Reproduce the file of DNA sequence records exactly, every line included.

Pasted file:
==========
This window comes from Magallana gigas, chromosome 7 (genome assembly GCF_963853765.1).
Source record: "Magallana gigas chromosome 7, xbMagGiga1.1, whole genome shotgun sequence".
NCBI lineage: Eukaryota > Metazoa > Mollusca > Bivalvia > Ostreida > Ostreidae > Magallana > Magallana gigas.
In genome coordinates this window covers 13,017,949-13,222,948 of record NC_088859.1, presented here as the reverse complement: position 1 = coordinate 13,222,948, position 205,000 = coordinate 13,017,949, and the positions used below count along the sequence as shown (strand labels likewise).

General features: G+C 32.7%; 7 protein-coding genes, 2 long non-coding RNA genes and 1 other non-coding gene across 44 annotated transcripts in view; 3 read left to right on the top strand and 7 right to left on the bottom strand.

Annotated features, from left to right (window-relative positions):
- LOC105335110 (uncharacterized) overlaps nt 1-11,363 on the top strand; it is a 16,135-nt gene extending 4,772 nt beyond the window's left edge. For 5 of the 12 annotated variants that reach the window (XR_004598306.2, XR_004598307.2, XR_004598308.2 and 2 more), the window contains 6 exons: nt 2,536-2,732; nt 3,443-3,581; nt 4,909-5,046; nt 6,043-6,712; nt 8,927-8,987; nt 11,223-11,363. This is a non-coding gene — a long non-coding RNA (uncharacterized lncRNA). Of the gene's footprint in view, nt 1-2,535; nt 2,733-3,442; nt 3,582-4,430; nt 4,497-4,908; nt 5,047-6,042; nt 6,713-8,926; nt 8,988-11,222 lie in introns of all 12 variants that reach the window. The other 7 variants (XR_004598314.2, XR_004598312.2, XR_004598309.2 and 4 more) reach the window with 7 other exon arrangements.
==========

This window comes from Magallana gigas, chromosome 7 (genome assembly GCF_963853765.1).
Source record: "Magallana gigas chromosome 7, xbMagGiga1.1, whole genome shotgun sequence".
NCBI lineage: Eukaryota > Metazoa > Mollusca > Bivalvia > Ostreida > Ostreidae > Magallana > Magallana gigas.
In genome coordinates this window covers 13,017,949-13,222,948 of record NC_088859.1, presented here as the reverse complement: position 1 = coordinate 13,222,948, position 205,000 = coordinate 13,017,949, and the positions used below count along the sequence as shown (strand labels likewise).

General features: G+C 32.7%; 7 protein-coding genes, 2 long non-coding RNA genes and 1 other non-coding gene across 44 annotated transcripts in view; 3 read left to right on the top strand and 7 right to left on the bottom strand.

Annotated features, from left to right (window-relative positions):
- LOC105335110 (uncharacterized) overlaps nt 1-11,363 on the top strand; it is a 16,135-nt gene extending 4,772 nt beyond the window's left edge. For 5 of the 12 annotated variants that reach the window (XR_004598306.2, XR_004598307.2, XR_004598308.2 and 2 more), the window contains 6 exons: nt 2,536-2,732; nt 3,443-3,581; nt 4,909-5,046; nt 6,043-6,712; nt 8,927-8,987; nt 11,223-11,363. This is a non-coding gene — a long non-coding RNA (uncharacterized lncRNA). Of the gene's footprint in view, nt 1-2,535; nt 2,733-3,442; nt 3,582-4,430; nt 4,497-4,908; nt 5,047-6,042; nt 6,713-8,926; nt 8,988-11,222 lie in introns of all 12 variants that reach the window. The other 7 variants (XR_004598314.2, XR_004598312.2, XR_004598309.2 and 4 more) reach the window with 7 other exon arrangements.